ALBUM REVIEW: Akon - Freedom
Akon has reached a crossroads that bedevils most
superstars at this point in their careers. Now three albums deep with over 100
guest appearances since his 2004 smash debut, the Senegalese singer has the
options of continuing the formulaic yet massively successful sound thats made
him a star, or taking a huge gamble and redefining his art through trial and
error experimentation. Instead of choosing, Akon blends both philosophies on
his third studio album Freedom,
(Konvict Muzik/Universal Motown) an uneven but ambitious mixture of Hip-Hop,
Europop, and R&B.
One of 2008s biggest trends has been
American artists incorporating international music rhythms into their art.
Akons Wolof Senegalese heritage gives him an air
of legitimacy over his peers, but that distinction doesnt translate to results
on the beginning mid-tempo tracks Right Now (Na Na Na), Beautiful or Keep
You Much Longer. The melodies are straight out of Europes synth-heavy dance
scene and Akons limited vocal abilities arent enough to elevate the
The work behind the boards becomes
more inspired on Trouble Maker. Here, the use
of background vocals and thumping bass fill out the song and negates the
hollow, skeletal feel of the previous three. Akon is in his element, weaving
his lyrics around his allure to women, partly due to his alleged street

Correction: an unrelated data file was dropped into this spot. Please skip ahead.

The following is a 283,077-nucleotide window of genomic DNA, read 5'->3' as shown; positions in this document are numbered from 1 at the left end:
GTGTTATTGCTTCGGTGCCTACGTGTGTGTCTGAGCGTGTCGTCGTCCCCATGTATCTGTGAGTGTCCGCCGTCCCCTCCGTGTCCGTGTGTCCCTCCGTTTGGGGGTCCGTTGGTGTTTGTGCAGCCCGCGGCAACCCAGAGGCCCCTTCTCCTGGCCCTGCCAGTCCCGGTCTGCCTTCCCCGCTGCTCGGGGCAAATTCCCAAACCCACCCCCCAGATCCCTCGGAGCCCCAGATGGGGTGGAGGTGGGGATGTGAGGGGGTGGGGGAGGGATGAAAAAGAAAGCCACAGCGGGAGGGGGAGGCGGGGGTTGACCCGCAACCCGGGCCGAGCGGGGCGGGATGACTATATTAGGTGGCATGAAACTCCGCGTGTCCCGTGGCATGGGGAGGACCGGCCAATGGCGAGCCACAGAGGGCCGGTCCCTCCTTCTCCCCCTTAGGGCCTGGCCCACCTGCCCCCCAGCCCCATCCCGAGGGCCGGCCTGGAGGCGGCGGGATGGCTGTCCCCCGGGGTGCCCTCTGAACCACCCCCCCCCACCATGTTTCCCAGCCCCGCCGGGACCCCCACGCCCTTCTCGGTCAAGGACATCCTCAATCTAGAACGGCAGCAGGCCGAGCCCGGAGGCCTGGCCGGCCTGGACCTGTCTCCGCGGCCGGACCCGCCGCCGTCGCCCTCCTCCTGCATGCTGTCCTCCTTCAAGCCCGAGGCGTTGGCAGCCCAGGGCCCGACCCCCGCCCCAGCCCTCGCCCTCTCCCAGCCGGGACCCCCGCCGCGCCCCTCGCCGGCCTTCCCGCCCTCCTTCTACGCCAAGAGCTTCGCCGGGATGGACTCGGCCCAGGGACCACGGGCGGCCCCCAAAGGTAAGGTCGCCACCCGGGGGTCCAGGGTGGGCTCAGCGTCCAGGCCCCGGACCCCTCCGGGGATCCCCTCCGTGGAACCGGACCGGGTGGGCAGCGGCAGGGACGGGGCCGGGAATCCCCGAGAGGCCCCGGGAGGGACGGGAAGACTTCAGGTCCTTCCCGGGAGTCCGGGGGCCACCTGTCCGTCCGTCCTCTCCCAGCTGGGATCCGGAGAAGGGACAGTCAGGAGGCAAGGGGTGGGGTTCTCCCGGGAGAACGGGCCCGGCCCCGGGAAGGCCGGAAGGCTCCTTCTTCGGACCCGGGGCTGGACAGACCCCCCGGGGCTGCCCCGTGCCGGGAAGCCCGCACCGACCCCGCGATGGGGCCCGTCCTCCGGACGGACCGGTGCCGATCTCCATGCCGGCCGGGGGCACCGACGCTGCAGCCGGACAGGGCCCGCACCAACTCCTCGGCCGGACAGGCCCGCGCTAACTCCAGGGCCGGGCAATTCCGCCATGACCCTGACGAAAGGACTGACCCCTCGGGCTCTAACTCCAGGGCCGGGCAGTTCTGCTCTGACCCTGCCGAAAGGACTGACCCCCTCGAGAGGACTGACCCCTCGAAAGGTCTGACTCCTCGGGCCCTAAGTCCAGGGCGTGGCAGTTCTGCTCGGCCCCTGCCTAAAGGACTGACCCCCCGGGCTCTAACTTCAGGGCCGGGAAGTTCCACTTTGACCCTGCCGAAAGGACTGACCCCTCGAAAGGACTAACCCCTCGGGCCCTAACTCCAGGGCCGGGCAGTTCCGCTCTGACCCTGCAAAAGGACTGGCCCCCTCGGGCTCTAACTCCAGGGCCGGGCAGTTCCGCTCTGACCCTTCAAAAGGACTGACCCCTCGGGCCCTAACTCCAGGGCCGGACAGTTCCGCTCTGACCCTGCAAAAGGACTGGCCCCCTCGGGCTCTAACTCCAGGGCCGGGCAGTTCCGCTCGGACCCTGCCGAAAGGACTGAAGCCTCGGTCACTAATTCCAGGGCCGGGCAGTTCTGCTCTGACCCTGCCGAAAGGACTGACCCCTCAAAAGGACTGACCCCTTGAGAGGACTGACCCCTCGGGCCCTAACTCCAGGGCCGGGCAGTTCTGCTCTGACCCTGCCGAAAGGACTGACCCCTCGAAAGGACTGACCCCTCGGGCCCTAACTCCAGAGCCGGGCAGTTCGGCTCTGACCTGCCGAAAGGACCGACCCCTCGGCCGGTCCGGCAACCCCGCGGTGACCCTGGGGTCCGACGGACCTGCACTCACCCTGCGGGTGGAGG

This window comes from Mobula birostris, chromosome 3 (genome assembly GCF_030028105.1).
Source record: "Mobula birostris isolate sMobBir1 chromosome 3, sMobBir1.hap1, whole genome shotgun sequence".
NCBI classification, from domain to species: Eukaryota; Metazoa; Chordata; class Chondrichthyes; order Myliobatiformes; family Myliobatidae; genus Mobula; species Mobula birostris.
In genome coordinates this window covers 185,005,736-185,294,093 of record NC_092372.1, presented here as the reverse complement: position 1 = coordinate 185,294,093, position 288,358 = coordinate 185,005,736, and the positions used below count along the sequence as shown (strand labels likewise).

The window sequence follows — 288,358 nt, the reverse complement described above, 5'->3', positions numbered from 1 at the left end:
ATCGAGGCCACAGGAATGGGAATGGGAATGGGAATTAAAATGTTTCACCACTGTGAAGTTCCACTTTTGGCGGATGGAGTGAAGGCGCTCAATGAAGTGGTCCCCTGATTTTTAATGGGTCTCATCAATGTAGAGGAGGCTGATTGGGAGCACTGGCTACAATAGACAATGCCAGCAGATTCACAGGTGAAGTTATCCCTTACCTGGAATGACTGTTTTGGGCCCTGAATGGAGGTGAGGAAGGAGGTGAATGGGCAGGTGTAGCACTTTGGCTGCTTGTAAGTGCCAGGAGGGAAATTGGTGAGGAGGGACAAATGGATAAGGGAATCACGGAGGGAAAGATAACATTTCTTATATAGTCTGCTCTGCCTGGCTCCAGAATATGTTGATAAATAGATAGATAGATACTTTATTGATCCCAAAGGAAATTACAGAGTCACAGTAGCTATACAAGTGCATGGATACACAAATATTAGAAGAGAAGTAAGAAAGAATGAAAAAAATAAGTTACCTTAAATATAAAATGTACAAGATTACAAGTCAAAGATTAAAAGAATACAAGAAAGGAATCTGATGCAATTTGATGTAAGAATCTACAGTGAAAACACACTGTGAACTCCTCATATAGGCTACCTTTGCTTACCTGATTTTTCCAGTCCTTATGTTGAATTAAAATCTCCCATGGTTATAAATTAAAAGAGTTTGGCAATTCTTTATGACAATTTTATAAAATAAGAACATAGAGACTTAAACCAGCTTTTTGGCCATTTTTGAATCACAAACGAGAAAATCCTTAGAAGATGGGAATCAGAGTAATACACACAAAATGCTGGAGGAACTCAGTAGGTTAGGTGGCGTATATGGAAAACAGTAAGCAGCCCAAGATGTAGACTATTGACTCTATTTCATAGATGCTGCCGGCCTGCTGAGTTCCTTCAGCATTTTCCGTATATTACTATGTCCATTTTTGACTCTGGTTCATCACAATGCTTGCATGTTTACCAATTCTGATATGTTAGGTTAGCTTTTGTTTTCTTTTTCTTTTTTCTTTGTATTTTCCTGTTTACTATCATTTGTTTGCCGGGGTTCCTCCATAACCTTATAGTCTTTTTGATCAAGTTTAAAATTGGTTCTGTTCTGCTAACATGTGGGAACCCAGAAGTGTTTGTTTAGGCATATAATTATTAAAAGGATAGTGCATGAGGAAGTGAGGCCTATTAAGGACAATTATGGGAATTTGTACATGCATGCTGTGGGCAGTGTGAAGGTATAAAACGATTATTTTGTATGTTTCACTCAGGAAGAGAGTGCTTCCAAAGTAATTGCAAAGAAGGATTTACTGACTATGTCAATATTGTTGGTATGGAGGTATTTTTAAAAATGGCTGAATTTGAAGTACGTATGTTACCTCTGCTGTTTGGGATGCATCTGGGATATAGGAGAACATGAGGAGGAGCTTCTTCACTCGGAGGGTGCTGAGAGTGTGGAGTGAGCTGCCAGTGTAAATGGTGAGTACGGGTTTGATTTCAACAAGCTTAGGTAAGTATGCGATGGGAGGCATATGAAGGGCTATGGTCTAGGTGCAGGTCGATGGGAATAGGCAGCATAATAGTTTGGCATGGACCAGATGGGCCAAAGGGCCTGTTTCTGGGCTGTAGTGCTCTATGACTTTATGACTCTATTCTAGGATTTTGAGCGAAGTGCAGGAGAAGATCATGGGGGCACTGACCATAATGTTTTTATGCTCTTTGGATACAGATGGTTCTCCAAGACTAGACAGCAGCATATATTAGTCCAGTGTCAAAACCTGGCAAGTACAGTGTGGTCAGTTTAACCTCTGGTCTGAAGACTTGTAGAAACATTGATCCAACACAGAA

The singer starts to build consistent
momentum over the LPs second half as the album shifts to the familiar Hip-Hop
tracks (Im So Paid) that have become Akons trademark. Akon protégé T-Pain brings his off-color humor to Holla Holla,
championing groupies to explore the benefits of lesbianism. On Sunny Day,
Wyclefs strong backing vocals provide a good contrast as Akon reflects on the
rise from his criminal past to a position of personal peace. The production
here allows the conversational element of Akons delivery to shine without
being drowned out by overproduced arrangements.
Akon gives a nod to the mawkish power
ballads of the 80s with Over the Edge. The throwback melodies combined with
Akons airy timbre proves highly effective in illuminating the desperation of
love lost detailed in the lyrics. On the appropriate album closer Freedom,
the star turns his attention to mother Africa and the triumph of the human
spirit against adversity.
After a shaky start, Akons redeems Freedom over the second half with his
signature Hip-Hop collaborations and a better handle on using Europop rhythms.
Akons experiments on this album are not home runs, but theyll serve well in
the singers continuing maturation process.